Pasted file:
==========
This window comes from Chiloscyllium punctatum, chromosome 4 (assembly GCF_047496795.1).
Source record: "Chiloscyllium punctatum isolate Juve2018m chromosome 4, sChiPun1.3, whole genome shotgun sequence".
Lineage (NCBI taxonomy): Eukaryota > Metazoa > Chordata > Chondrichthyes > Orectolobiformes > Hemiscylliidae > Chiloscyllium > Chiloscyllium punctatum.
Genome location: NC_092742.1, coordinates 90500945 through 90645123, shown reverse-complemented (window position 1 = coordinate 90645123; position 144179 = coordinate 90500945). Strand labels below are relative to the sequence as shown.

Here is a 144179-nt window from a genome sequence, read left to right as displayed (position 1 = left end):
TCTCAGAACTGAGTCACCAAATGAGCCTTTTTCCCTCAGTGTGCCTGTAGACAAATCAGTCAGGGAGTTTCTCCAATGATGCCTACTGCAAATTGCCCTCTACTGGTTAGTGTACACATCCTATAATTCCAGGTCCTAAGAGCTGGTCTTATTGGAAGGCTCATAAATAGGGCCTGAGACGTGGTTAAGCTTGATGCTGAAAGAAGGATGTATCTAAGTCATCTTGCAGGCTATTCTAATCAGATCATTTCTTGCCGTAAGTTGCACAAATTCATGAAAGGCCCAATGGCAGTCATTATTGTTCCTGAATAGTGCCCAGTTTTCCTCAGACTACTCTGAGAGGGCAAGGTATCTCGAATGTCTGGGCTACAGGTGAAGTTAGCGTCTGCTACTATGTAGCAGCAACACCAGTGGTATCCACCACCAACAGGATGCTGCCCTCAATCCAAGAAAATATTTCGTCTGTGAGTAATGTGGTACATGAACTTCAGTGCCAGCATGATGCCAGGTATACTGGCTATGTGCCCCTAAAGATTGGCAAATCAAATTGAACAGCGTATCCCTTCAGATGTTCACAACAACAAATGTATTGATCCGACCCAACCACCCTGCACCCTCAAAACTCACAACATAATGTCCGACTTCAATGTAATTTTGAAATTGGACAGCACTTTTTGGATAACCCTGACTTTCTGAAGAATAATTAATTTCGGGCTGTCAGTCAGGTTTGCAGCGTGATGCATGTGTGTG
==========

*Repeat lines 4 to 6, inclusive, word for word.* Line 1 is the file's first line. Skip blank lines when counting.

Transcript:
Genome location: NC_092742.1, coordinates 90500945 through 90645123, shown reverse-complemented (window position 1 = coordinate 90645123; position 144179 = coordinate 90500945). Strand labels below are relative to the sequence as shown.

Here is a 144179-nt window from a genome sequence, read left to right as displayed (position 1 = left end):
TCTCAGAACTGAGTCACCAAATGAGCCTTTTTCCCTCAGTGTGCCTGTAGACAAATCAGTCAGGGAGTTTCTCCAATGATGCCTACTGCAAATTGCCCTCTACTGGTTAGTGTACACATCCTATAATTCCAGGTCCTAAGAGCTGGTCTTATTGGAAGGCTCATAAATAGGGCCTGAGACGTGGTTAAGCTTGATGCTGAAAGAAGGATGTATCTAAGTCATCTTGCAGGCTATTCTAATCAGATCATTTCTTGCCGTAAGTTGCACAAATTCATGAAAGGCCCAATGGCAGTCATTATTGTTCCTGAATAGTGCCCAGTTTTCCTCAGACTACTCTGAGAGGGCAAGGTATCTCGAATGTCTGGGCTACAGGTGAAGTTAGCGTCTGCTACTATGTAGCAGCAACACCAGTGGTATCCACCACCAACAGGATGCTGCCCTCAATCCAAGAAAATATTTCGTCTGTGAGTAATGTGGTACATGAACTTCAGTGCCAGCATGATGCCAGGTATACTGGCTATGTGCCCCTAAAGATTGGCAAATCAAATTGAACAGCGTATCCCTTCAGATGTTCACAACAACAAATGTATTGATCCGACCCAACCACCCTGCACCCTCAAAACTCACAACATAATGTCCGACTTCAATGTAATTTTGAAATTGGACAGCACTTTTTGGATAACCCTGACTTTCTGAAGAATAATTAATTTCGGGCTGTCAGTCAGGTTTGCAGCGTGATGCATGTGTGTG